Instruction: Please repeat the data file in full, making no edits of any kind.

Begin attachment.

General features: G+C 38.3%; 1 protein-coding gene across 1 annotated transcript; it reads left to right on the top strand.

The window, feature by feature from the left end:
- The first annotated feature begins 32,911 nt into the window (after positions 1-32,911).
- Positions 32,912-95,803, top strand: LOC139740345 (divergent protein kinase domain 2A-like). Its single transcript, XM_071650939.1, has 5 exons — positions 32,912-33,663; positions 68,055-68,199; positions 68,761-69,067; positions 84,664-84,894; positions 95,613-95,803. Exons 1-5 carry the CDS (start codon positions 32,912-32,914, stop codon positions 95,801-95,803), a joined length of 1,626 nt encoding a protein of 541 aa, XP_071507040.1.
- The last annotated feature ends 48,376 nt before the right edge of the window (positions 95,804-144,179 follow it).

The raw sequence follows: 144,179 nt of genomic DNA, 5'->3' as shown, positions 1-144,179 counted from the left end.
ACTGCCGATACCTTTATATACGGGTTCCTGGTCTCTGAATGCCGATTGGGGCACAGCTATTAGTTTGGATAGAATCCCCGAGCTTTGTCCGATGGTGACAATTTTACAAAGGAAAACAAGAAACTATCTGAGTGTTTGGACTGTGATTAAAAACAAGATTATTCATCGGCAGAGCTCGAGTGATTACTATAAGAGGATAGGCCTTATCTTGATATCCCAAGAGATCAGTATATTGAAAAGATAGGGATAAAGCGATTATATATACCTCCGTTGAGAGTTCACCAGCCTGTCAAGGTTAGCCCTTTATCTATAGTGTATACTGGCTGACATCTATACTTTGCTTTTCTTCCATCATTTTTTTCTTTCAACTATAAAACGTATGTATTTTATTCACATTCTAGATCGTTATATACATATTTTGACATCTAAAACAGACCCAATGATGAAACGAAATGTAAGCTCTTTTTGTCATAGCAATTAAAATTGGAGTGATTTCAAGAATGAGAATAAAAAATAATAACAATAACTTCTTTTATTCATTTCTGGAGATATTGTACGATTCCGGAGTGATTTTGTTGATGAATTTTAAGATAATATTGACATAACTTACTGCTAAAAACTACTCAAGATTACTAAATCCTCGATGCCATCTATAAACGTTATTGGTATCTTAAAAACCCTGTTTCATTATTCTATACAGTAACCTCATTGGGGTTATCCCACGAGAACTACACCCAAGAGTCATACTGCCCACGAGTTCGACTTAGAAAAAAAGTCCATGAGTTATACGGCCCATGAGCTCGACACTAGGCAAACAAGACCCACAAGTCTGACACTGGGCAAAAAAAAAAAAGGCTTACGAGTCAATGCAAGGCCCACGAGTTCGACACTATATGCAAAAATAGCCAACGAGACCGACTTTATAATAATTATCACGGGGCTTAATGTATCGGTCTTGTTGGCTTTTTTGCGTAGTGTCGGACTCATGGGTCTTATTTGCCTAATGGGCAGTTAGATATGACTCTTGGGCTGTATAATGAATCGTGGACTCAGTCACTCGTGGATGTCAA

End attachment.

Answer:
General features: G+C 38.3%; 1 protein-coding gene across 1 annotated transcript; it reads left to right on the top strand.

The window, feature by feature from the left end:
- The first annotated feature begins 32,911 nt into the window (after positions 1-32,911).
- Positions 32,912-95,803, top strand: LOC139740345 (divergent protein kinase domain 2A-like). Its single transcript, XM_071650939.1, has 5 exons — positions 32,912-33,663; positions 68,055-68,199; positions 68,761-69,067; positions 84,664-84,894; positions 95,613-95,803. Exons 1-5 carry the CDS (start codon positions 32,912-32,914, stop codon positions 95,801-95,803), a joined length of 1,626 nt encoding a protein of 541 aa, XP_071507040.1.
- The last annotated feature ends 48,376 nt before the right edge of the window (positions 95,804-144,179 follow it).

The raw sequence follows: 144,179 nt of genomic DNA, 5'->3' as shown, positions 1-144,179 counted from the left end.
ACTGCCGATACCTTTATATACGGGTTCCTGGTCTCTGAATGCCGATTGGGGCACAGCTATTAGTTTGGATAGAATCCCCGAGCTTTGTCCGATGGTGACAATTTTACAAAGGAAAACAAGAAACTATCTGAGTGTTTGGACTGTGATTAAAAACAAGATTATTCATCGGCAGAGCTCGAGTGATTACTATAAGAGGATAGGCCTTATCTTGATATCCCAAGAGATCAGTATATTGAAAAGATAGGGATAAAGCGATTATATATACCTCCGTTGAGAGTTCACCAGCCTGTCAAGGTTAGCCCTTTATCTATAGTGTATACTGGCTGACATCTATACTTTGCTTTTCTTCCATCATTTTTTTCTTTCAACTATAAAACGTATGTATTTTATTCACATTCTAGATCGTTATATACATATTTTGACATCTAAAACAGACCCAATGATGAAACGAAATGTAAGCTCTTTTTGTCATAGCAATTAAAATTGGAGTGATTTCAAGAATGAGAATAAAAAATAATAACAATAACTTCTTTTATTCATTTCTGGAGATATTGTACGATTCCGGAGTGATTTTGTTGATGAATTTTAAGATAATATTGACATAACTTACTGCTAAAAACTACTCAAGATTACTAAATCCTCGATGCCATCTATAAACGTTATTGGTATCTTAAAAACCCTGTTTCATTATTCTATACAGTAACCTCATTGGGGTTATCCCACGAGAACTACACCCAAGAGTCATACTGCCCACGAGTTCGACTTAGAAAAAAAGTCCATGAGTTATACGGCCCATGAGCTCGACACTAGGCAAACAAGACCCACAAGTCTGACACTGGGCAAAAAAAAAAAAGGCTTACGAGTCAATGCAAGGCCCACGAGTTCGACACTATATGCAAAAATAGCCAACGAGACCGACTTTATAATAATTATCACGGGGCTTAATGTATCGGTCTTGTTGGCTTTTTTGCGTAGTGTCGGACTCATGGGTCTTATTTGCCTAATGGGCAGTTAGATATGACTCTTGGGCTGTATAATGAATCGTGGACTCAGTCACTCGTGGATGTCAA